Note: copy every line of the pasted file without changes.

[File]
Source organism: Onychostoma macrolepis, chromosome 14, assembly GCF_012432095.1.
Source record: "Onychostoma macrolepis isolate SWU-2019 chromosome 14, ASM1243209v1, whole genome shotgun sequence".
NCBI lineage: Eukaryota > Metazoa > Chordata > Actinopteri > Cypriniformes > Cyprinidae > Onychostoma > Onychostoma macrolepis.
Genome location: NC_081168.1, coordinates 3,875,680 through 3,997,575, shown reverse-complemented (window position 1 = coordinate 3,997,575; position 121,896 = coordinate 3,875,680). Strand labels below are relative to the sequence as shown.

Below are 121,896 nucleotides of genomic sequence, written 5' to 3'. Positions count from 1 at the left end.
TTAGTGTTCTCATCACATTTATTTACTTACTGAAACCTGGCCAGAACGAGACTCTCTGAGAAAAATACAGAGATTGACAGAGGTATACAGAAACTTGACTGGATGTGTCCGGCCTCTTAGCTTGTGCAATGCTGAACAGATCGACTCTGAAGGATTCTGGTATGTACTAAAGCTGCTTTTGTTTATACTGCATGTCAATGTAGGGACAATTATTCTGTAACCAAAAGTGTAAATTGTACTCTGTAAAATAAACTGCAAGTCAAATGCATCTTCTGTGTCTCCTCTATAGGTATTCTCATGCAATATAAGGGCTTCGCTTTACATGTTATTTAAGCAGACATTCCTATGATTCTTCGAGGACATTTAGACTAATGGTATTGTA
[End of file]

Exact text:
Source organism: Onychostoma macrolepis, chromosome 14, assembly GCF_012432095.1.
Source record: "Onychostoma macrolepis isolate SWU-2019 chromosome 14, ASM1243209v1, whole genome shotgun sequence".
NCBI lineage: Eukaryota > Metazoa > Chordata > Actinopteri > Cypriniformes > Cyprinidae > Onychostoma > Onychostoma macrolepis.
Genome location: NC_081168.1, coordinates 3,875,680 through 3,997,575, shown reverse-complemented (window position 1 = coordinate 3,997,575; position 121,896 = coordinate 3,875,680). Strand labels below are relative to the sequence as shown.

Below are 121,896 nucleotides of genomic sequence, written 5' to 3'. Positions count from 1 at the left end.
TTAGTGTTCTCATCACATTTATTTACTTACTGAAACCTGGCCAGAACGAGACTCTCTGAGAAAAATACAGAGATTGACAGAGGTATACAGAAACTTGACTGGATGTGTCCGGCCTCTTAGCTTGTGCAATGCTGAACAGATCGACTCTGAAGGATTCTGGTATGTACTAAAGCTGCTTTTGTTTATACTGCATGTCAATGTAGGGACAATTATTCTGTAACCAAAAGTGTAAATTGTACTCTGTAAAATAAACTGCAAGTCAAATGCATCTTCTGTGTCTCCTCTATAGGTATTCTCATGCAATATAAGGGCTTCGCTTTACATGTTATTTAAGCAGACATTCCTATGATTCTTCGAGGACATTTAGACTAATGGTATTGTA